Ger­man hus­tings go from pleas­ant to be­yond the pale

Sunday Times - - OPINION - JAN-JAN JOUBERT

Last Sunday, Ger­many had to con­front its present and its past in Bun­destag (par­lia­men­tary) elec­tions, and it came up more Trump than trumps.

In­ci­den­tally, the US pres­i­dent’s Ger­man her­itage means his sur­name would have been pro­nounced as a Ger­manic Troomp, had the pro­nun­ci­a­tion not be so Amer­i­can­ised.

But re­turn­ing to last week’s Ger­man elec­tion re­sults, Chan­cel­lor An­gela Merkel’s fears of a resur­gence of the far right that cast such a deadly chill over Ger­man his­tory came to pass, with the Al­ter­na­tive for Ger­many, or AfD, which built its cam­paign largely on an anti-im­mi­grant plat­form, claim­ing third spot.

In fact, the two big win­ners on the day — the AfD and the lib­eral Free Demo­cratic Party — did not claim first or sec­ond spot in the fi­nal re­sult, and are as dis­parate as the fi­nal ver­dict of the Ger­man elec­torate.

First place went to Merkel’s con­ser­va­tive es­tab­lish­ment party, the Chris­tian Demo­cratic Union, and its Bavar­ian sis­ter party, the Chris­tian So­cial Union. But their share of the vote dropped from 41% to 34%. Sec­ond place was again claimed by the So­cial Demo­cratic Party, which is cen­tre-left, and which saw its share of the vote drop from 26% to 21%.

No one who had been in Ger­many in the past month could have been sur­prised at the lack­lus­tre per­for­mance of the two main par­ties.

In Ber­lin, the best prom­ise CDU con­stituency can­di­dates could come up with was to be ev­ery area’s “voice in the Bun­destag” — which re­ally goes with­out say­ing — and the gen­eral CDU posters, in­vari­ably sport­ing Merkel’s face, car­ried the pay-off line Für ein Deutsch­land, in dem wir gut und gerne leben — For a Ger­many in which we want to live, and live well.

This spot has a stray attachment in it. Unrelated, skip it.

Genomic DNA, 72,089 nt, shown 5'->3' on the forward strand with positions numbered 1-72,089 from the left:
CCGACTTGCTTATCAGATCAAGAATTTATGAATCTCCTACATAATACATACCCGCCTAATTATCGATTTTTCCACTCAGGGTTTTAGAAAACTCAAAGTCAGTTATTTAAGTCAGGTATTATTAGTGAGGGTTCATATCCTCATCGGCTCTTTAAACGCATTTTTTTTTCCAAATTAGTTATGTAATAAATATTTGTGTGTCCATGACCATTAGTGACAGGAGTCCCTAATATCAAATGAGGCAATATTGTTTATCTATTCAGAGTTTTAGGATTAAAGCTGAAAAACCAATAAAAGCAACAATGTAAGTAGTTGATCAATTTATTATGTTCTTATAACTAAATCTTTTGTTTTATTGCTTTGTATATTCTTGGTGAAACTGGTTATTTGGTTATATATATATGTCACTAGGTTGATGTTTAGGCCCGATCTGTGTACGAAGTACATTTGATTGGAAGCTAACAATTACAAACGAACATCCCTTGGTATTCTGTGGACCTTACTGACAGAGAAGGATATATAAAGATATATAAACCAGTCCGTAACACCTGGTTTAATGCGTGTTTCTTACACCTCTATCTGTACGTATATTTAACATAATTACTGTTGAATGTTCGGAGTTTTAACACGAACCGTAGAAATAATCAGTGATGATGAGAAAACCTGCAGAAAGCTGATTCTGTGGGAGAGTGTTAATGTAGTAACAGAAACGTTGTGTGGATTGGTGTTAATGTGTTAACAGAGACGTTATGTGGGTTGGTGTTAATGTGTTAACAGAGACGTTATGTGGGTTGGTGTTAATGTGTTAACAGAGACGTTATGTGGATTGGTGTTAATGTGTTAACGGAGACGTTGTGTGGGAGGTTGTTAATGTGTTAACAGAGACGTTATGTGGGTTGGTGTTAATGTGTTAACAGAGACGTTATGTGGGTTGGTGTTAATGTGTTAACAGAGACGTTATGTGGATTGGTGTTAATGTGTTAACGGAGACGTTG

Tepid stuff, ba­si­cally “vote for more of the same” — enough for a win but not for growth. The So­cial Demo­cratic Party was even more of a snorefest.

Zeit für mehr Gerechtigkeit — Time for greater jus­tice. The AfD’s posters were shock­ingly crude, racist and clearly ef­fec­tive, es­pe­cially in the very eastern and south­ern ar­eas of the coun­try where the Nazis made in­roads 90 years ago.

In con­trast to the Merkel govern­ment’s rel­a­tively pos­i­tive stance to­wards im­mi­grants, AfD posters fea­tured a heav­ily preg­nant white woman and the slo­gan Neue Deutsche? Machen wir

sel­ber — New Ger­mans? We’ll make them our­selves.

An­other AfD poster had a pic­ture of young white bikini­clad women on a beach with the slo­gan Burkas? Wir steh’n auf Biki­nis — Burkas? We stand by the bikini.

This kind of cam­paign­ing worked well for the AfD, which in­creased its share of the vote from 4.7% to 12.6% — and its Bun­destag seats from zero (a party must score 5% to win any seats) to 94.

On the other side of the spec­trum, the lib­eral Free Demo­cratic Party was in a bat­tle for sur­vival, hav­ing also dipped be­low 5% in the pre­vi­ous elec­tion in 2013.

It de­cided to go for a cool, in­tel­lec­tual and mod­ern look, adding ma­genta to its tra­di­tional yel­low posters, and fo­cus­ing on its pho­to­genic leader, Chris­tian Lind­ner, to a de­gree I found a tad over­done. “Mod­ern” slo­gans like Dig­i­tal first, Be­denken sec­ond —

be­denken be­ing “con­cerns” — clearly worked like a charm as the party in­creased its vote from 4.8% to 10.7%, and its seats from zero to 80.

The other two par­ties in the Bun­destag will be the hard left Die Linke, which grew from 64 seats to 69, and the left­ist en­vi­ron­men­tal­ist Greens, which grew from 63 seats to 67, each win­ning about 9% of the vote.

Bruis­ing as the re­sults were for the es­tab­lish­ment par­ties, it makes for fas­ci­nat­ing up­com­ing coali­tion talks, with the most likely sce­nario at this stage be­ing the so-called “Ja­maican op­tion” — the black of the CDU/CSU com­bined with the yel­low of the Free Democrats and the green of the Greens.

The So­cial Democrats ruled them­selves out of coali­tion talks, pre­fer­ring to be the op­po­si­tion in what could be the rel­a­tively pop­u­lar Merkel’s fourth, and prob­a­bly last, term.

Al­ter­na­tive for Ger­many posters were shock­ingly crude, racist and clearly ef­fec­tive

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